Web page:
The New Church Planting Narrative

By Peter Meier   |   January 15, 2018

For several years now, I have presented the case for urgency in church planting using the “declining church” narrative. You know it; it goes like this: The church is in decline. Numbers are down. People are more and more disconnected from the church. Lost people need to be connected to Jesus – if they are not, they will die apart from Christ and will perish eternally. We live in a post-Christian culture; North America is becoming less and less Christian. We need to win this and coming generations back! Church Planting is the best and most Biblical means of getting the job done!

I still believe that the planting of the Church is the best way to get the job done, to get people connected to Jesus. However, at the recent Church Planting Leadership Fellowship gathering in New York City, Daniel Yang challenged that narrative and made me re-think my “case for church planting.” Here are some of the thoughts and challenges that God, through Daniel, put on my heart.

The culture and cities of North America are indeed changing. Our largest cities are growing, and less than half the population of these cities today is white. While that’s typical of mega cities, other cities will soon follow. We know in our heads that we live and work in a global context, but it’s not quite in our hearts yet. It hasn’t shown up in our strategies.

The actual context of our cities is not decline. What we are seeing is the rise of a new majority world – the diaspora world. Diaspora is the dispersion or scattering of people away from ancestral homelands. This is the new narrative for missions – a Diaspora missiology, a non-European narrative which is being written in our largest cities, and soon will be echoed in other cities and towns.

This changes the church planting narrative. The decline narrative can no longer be used to motivate mission urgency. The new and more accurate narrative for church planting is a non-European diaspora narrative.

By the year 2043, there will no longer be a majority race in North America. The Northern European population is aging and having fewer children. Other populations are growing, moving, and having larger families. Asians are the fastest growing population in North America, followed by Africans. Our mega cities already have the social and ethnic makeup of what North America will be like three decades from now. This must inform our missiology and church planting strategies going forward.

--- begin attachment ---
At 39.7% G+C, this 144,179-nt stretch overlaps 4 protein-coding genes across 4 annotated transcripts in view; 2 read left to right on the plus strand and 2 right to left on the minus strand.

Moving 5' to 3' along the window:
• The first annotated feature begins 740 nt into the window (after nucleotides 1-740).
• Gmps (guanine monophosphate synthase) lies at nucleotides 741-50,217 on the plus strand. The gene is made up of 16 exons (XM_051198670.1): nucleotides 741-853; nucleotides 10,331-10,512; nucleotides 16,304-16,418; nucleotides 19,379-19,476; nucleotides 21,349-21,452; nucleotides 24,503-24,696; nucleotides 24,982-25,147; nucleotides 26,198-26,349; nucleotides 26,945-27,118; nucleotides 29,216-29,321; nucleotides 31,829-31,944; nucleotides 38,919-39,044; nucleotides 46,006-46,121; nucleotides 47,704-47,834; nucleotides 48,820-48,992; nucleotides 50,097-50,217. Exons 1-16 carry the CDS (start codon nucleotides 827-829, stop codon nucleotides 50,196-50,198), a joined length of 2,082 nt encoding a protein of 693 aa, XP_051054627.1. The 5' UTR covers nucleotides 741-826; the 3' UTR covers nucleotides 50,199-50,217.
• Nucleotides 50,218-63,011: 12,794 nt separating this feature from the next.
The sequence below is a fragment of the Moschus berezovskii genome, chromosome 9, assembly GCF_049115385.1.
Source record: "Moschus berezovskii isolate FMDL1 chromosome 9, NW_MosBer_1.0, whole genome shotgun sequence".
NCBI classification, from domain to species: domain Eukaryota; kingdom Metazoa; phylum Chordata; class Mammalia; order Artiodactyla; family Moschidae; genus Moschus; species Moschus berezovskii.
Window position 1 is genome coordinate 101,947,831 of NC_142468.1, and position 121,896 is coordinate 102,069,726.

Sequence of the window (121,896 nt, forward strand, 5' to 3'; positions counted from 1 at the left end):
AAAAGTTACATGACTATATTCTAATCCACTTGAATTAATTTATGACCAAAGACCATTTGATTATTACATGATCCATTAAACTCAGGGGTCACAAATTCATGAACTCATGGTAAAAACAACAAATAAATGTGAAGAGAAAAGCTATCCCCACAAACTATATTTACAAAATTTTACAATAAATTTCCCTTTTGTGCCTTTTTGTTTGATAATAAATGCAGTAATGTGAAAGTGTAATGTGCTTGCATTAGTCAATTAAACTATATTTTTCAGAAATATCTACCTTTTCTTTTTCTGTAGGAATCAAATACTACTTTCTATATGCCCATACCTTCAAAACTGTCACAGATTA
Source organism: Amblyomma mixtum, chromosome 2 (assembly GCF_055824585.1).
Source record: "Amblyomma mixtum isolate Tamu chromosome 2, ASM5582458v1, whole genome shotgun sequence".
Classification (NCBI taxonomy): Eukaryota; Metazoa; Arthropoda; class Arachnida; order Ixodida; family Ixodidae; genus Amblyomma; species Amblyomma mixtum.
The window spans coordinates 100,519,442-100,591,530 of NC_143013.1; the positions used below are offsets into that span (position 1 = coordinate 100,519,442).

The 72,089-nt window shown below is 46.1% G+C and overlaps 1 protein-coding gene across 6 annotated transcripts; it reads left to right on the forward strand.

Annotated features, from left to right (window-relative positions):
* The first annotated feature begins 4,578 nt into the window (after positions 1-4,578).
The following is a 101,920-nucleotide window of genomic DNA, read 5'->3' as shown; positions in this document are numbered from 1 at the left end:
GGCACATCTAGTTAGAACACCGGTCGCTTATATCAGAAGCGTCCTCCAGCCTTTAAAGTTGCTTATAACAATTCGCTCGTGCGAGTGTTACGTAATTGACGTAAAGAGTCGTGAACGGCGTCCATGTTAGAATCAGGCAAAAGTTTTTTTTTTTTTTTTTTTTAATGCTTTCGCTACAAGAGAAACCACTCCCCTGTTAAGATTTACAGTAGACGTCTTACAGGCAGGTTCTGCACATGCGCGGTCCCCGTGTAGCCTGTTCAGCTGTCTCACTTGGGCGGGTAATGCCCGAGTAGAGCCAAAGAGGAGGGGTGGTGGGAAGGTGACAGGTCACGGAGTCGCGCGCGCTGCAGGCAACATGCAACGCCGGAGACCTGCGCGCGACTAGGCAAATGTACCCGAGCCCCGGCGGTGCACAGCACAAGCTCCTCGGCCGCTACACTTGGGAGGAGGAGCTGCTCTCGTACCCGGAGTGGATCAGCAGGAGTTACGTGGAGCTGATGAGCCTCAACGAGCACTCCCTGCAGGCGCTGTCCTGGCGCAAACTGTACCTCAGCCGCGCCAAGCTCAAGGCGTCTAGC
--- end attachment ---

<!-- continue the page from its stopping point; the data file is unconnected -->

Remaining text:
Given this new narrative, how will we need to change our church planting strategies?

Daniel Yang suggests the following shifts in church planting thinking and action:

1.      While the current North American model works for now, a new mission field is emerging. The hardest groups to reach are no longer the unchurched, de-churched, or religious nones. Our missiology needs to ask how to reach the second generation Muslims and Buddhists who run the shops and businesses in our cities. How will we reach the pre-Christians?

2.      It doesn’t help to demonize Muslims or LGBTQ or other groups and then complain how hard it is to reach them. God’s work is adopting orphans as His beloved children. Instead of demonizing individuals and groups, humanize them. Be filled with compassion for them. Listen to their stories. Be upfront with our solid orthodox theology. Never bait and switch. Our neighbors who are not Christian are spiritual orphans who need a Father. That Father makes Himself known through His Son, Jesus, and through our words and actions. Let’s start to see them as fellow human beings, people who need to be part of God’s family.

3.      Affirm that immigrants and refugees are here so that you can reach them, but they are also here so that they can reach you. God is indeed sending the nations here so that we can reach them, but there is a complementary narrative – God is using them to reach us too. Listen to our immigrant neighbors and learn from them. This is a very different approach than the tired, “We are losing the cultural war” narrative, or the narrative that says, “You are welcome here, but you must first become like us and learn from us.” We must be willing to learn from those Christians who come to us from other nations and peoples; they have much to share with us.